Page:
Thinking beyond drinking: Blending wine into Chinese consumers? daily life

June 30, 2015
4 min read

Alcoholic drinks have always been considered a part of a consumer’s lifestyle statement in China. Indeed, according to Mintel’s Spirits China 2013 report, nearly two in three Chinese spirits drinkers say that the spirits they drink can reflect their social status. And it appears that this trend is particularly true in the wine category. This is highlighted by the data in Mintel’s Wine China 2014 report that around four in five wine drinkers agree that drinking wine can better reflect their taste compared with other types of alcoholic drinks.

Naturally, operators in the wine industry wonder what they could do to utilise such overwhelmingly favourable perceptions towards wine. Some have launched subscription based wine club services, in the hope of appealing to consumers by highlighting the modern and luxurious lifestyles behind such offerings. For example, Signature Wine Club, the first independent subscription service in China. The club provides three different bottles of expert-selected wine from the globe each month.

Will wine become part the Chinese lifestyle?

These club or membership services certainly show the potential the segment holds in China. This is particularly the case for those Chinese drinkers who, according to Mintel’s On-trade Alcoholic Drinks China 2015 report, are keen to try new types and flavours of drinks. However the low drinking frequency of wine in general poses a barrier. A huge gap remains between willingness to try and regular consumption of wine. Consequently, associating lifestyle with such services based on regular consumption or drinking of wine might be too early to prevail in the Chinese wine market.

Food pairing: A way to promote wine?

Clearly brands need to think beyond drinking and towards lifestyle when it comes to promoting wine. Owing to the fact that 91% of Chinese drinkers have drunk alcoholic beverages when dining out, targeting food pairing is a logical step. Products such as the Wa wine from Jacob’s Creek, which is launched in Japan in 2013, is certainly inspiring and it shows how to associate wine with traditional local cuisines. Mintel’s On-trade alcoholic drinks China 2014 report corroborates the concept of promoting food pairing in the alcoholic drink market; with nearly three quarters of out-of-home drinkers agreeing that the type of alcoholic drink served with food is important.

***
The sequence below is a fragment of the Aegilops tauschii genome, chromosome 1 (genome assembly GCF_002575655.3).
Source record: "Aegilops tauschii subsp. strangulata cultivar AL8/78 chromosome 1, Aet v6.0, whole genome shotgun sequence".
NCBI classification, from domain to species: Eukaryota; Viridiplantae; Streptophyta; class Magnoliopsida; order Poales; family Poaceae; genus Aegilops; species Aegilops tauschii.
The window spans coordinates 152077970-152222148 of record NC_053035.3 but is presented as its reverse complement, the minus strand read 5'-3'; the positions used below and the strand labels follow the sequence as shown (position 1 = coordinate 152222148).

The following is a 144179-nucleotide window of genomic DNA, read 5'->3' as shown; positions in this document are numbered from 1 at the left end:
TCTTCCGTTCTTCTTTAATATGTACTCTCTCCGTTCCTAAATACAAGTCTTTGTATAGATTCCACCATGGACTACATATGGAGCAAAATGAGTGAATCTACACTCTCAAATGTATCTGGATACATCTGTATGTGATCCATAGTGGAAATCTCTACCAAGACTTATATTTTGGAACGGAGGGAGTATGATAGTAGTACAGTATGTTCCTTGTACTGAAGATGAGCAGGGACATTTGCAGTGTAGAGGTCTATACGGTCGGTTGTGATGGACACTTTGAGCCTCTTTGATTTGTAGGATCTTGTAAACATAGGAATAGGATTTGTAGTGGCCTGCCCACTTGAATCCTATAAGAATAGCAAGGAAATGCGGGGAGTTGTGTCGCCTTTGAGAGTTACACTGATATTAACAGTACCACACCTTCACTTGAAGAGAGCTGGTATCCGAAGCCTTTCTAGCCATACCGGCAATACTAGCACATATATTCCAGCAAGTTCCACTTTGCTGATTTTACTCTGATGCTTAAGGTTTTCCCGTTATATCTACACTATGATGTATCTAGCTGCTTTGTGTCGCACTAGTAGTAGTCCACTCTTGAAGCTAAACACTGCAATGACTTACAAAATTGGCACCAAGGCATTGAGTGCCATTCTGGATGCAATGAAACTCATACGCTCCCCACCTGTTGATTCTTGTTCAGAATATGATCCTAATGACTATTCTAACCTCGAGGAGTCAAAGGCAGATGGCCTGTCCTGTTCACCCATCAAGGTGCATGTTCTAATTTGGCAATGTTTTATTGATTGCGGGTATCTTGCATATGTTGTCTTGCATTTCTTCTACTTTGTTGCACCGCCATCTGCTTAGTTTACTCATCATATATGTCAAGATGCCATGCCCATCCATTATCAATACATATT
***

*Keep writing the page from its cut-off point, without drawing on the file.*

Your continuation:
Wine innovation: Moving outside the comfort zone

Food pairing is certainly showing potential but it is notable that the nature of wine as a primarily ‘at-home drink’ could still limit the efficacy of such food pairing efforts. Perhaps, brands ought to be brave enough to get outside their comfort zone. How about have some wine based jams or even serving consumers’ a wine based bath? La Mancha Saludable, a specialist from Spain has got it all – from jams to bath salts all made from wine. It pushes category blurring into a new level by blending wine into consumers’ daily life.

What we think

Such ideas may sound unrealistic at the first sight but they could make a big difference by opening the gate to a much wider audience. By extending into household categories with the assistance of brand communication with lifestyle at heart, such products can transfer consumers positive perceptions of wine into these target categories, and at the same time avoid the barriers faced by wine in the food and drink service markets. More importantly, wine operators can also enjoy a potential reciprocal effect, where the extended products can improve the image of wine in its parent (alcoholic drink) category, and as a result, improve the level of acceptance of wine drinking.

David Zhang, Senior Drinks Analyst at Mintel, joined as a research analyst in 2013, specialising in researching and writing China reports. Before joining Mintel, David worked at Incisive Media as an industry researcher and also produced training courses for Risk and Central Banking Publication magazines. He has published research papers in Advances of Consumer Research and he is a regular contributor to academic conferences including the academy of marketing science annual conference.

David Zhang
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